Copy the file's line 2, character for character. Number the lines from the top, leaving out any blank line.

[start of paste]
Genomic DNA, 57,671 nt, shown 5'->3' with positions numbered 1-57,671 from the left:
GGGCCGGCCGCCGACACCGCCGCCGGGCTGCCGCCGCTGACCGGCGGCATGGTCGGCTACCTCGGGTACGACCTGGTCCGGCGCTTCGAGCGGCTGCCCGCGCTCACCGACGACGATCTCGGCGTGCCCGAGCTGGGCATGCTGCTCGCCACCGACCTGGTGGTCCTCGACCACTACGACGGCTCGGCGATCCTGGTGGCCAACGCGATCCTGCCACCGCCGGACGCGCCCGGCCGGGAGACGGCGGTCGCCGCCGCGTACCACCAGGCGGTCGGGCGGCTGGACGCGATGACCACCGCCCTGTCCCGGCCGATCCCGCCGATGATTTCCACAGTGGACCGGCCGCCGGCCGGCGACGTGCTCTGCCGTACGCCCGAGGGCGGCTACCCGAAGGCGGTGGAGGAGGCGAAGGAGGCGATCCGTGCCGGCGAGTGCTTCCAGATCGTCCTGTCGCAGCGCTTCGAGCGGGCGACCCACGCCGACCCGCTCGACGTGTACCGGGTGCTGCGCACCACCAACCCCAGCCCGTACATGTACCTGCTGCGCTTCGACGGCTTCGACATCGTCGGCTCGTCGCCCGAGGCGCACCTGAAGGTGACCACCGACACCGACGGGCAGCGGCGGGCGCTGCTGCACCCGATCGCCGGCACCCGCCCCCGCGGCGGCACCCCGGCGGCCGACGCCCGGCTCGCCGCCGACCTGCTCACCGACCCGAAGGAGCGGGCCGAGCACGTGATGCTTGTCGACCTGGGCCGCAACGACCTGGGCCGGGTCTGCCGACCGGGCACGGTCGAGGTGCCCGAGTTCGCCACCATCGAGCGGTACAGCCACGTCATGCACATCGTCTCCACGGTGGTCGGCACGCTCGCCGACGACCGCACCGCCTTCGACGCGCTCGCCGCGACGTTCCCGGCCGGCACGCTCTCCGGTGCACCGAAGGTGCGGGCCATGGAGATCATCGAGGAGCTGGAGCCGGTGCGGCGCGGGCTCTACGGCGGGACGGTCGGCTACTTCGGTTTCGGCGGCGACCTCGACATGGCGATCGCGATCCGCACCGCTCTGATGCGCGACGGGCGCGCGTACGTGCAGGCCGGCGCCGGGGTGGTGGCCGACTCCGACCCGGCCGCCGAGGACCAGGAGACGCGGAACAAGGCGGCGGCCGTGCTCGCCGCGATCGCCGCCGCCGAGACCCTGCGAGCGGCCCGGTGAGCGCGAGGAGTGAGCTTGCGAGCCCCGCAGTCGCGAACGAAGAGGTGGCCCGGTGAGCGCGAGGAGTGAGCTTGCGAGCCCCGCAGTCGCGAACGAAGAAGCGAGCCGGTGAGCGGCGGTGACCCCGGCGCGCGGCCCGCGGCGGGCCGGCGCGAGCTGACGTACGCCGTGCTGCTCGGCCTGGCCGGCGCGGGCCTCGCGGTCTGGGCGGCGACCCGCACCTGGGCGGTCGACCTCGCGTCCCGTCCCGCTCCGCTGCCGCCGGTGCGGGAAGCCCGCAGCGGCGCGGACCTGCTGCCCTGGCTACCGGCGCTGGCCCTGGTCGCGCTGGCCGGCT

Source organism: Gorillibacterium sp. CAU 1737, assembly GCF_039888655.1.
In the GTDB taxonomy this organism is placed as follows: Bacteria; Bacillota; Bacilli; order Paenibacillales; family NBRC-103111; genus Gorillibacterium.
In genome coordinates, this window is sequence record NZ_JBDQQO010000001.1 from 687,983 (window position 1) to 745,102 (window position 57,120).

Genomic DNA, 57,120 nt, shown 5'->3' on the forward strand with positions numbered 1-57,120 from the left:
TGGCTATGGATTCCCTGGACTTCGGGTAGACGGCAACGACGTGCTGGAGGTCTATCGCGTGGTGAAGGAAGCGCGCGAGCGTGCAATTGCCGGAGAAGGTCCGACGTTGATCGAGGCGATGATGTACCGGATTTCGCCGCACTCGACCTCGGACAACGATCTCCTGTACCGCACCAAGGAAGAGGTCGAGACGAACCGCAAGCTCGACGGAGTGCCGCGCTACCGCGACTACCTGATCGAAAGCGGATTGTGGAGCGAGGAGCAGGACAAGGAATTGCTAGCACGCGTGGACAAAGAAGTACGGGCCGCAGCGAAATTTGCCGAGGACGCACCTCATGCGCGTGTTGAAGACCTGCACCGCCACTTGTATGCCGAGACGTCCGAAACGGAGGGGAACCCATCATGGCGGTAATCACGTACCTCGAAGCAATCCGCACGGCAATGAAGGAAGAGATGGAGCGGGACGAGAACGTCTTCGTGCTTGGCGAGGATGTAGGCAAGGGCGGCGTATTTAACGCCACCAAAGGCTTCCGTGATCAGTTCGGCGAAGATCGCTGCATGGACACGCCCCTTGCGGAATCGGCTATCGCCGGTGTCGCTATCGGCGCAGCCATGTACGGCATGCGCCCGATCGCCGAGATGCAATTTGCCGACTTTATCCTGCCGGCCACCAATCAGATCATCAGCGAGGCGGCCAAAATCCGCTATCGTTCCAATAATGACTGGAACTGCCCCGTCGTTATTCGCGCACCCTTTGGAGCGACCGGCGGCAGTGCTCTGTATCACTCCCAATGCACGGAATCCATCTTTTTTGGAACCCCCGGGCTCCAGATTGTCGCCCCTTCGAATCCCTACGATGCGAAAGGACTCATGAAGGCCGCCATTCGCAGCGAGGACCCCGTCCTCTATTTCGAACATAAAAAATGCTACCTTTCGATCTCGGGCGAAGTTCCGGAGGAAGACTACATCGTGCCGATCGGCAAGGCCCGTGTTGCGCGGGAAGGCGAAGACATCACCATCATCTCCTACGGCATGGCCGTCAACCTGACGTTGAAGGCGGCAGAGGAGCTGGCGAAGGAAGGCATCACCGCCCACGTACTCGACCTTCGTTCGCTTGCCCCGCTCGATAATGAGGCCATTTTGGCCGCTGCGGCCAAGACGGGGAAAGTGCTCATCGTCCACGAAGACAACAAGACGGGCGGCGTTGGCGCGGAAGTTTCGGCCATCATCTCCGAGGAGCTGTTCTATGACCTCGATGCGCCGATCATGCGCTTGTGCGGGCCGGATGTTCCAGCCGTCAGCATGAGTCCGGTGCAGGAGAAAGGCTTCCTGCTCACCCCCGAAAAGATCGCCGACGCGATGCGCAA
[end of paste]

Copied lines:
GGGCCGGCCGCCGACACCGCCGCCGGGCTGCCGCCGCTGACCGGCGGCATGGTCGGCTACCTCGGGTACGACCTGGTCCGGCGCTTCGAGCGGCTGCCCGCGCTCACCGACGACGATCTCGGCGTGCCCGAGCTGGGCATGCTGCTCGCCACCGACCTGGTGGTCCTCGACCACTACGACGGCTCGGCGATCCTGGTGGCCAACGCGATCCTGCCACCGCCGGACGCGCCCGGCCGGGAGACGGCGGTCGCCGCCGCGTACCACCAGGCGGTCGGGCGGCTGGACGCGATGACCACCGCCCTGTCCCGGCCGATCCCGCCGATGATTTCCACAGTGGACCGGCCGCCGGCCGGCGACGTGCTCTGCCGTACGCCCGAGGGCGGCTACCCGAAGGCGGTGGAGGAGGCGAAGGAGGCGATCCGTGCCGGCGAGTGCTTCCAGATCGTCCTGTCGCAGCGCTTCGAGCGGGCGACCCACGCCGACCCGCTCGACGTGTACCGGGTGCTGCGCACCACCAACCCCAGCCCGTACATGTACCTGCTGCGCTTCGACGGCTTCGACATCGTCGGCTCGTCGCCCGAGGCGCACCTGAAGGTGACCACCGACACCGACGGGCAGCGGCGGGCGCTGCTGCACCCGATCGCCGGCACCCGCCCCCGCGGCGGCACCCCGGCGGCCGACGCCCGGCTCGCCGCCGACCTGCTCACCGACCCGAAGGAGCGGGCCGAGCACGTGATGCTTGTCGACCTGGGCCGCAACGACCTGGGCCGGGTCTGCCGACCGGGCACGGTCGAGGTGCCCGAGTTCGCCACCATCGAGCGGTACAGCCACGTCATGCACATCGTCTCCACGGTGGTCGGCACGCTCGCCGACGACCGCACCGCCTTCGACGCGCTCGCCGCGACGTTCCCGGCCGGCACGCTCTCCGGTGCACCGAAGGTGCGGGCCATGGAGATCATCGAGGAGCTGGAGCCGGTGCGGCGCGGGCTCTACGGCGGGACGGTCGGCTACTTCGGTTTCGGCGGCGACCTCGACATGGCGATCGCGATCCGCACCGCTCTGATGCGCGACGGGCGCGCGTACGTGCAGGCCGGCGCCGGGGTGGTGGCCGACTCCGACCCGGCCGCCGAGGACCAGGAGACGCGGAACAAGGCGGCGGCCGTGCTCGCCGCGATCGCCGCCGCCGAGACCCTGCGAGCGGCCCGGTGAGCGCGAGGAGTGAGCTTGCGAGCCCCGCAGTCGCGAACGAAGAGGTGGCCCGGTGAGCGCGAGGAGTGAGCTTGCGAGCCCCGCAGTCGCGAACGAAGAAGCGAGCCGGTGAGCGGCGGTGACCCCGGCGCGCGGCCCGCGGCGGGCCGGCGCGAGCTGACGTACGCCGTGCTGCTCGGCCTGGCCGGCGCGGGCCTCGCGGTCTGGGCGGCGACCCGCACCTGGGCGGTCGACCTCGCGTCCCGTCCCGCTCCGCTGCCGCCGGTGCGGGAAGCCCGCAGCGGCGCGGACCTGCTGCCCTGGCTACCGGCGCTGGCCCTGGTCGCGCTGGCCGGCT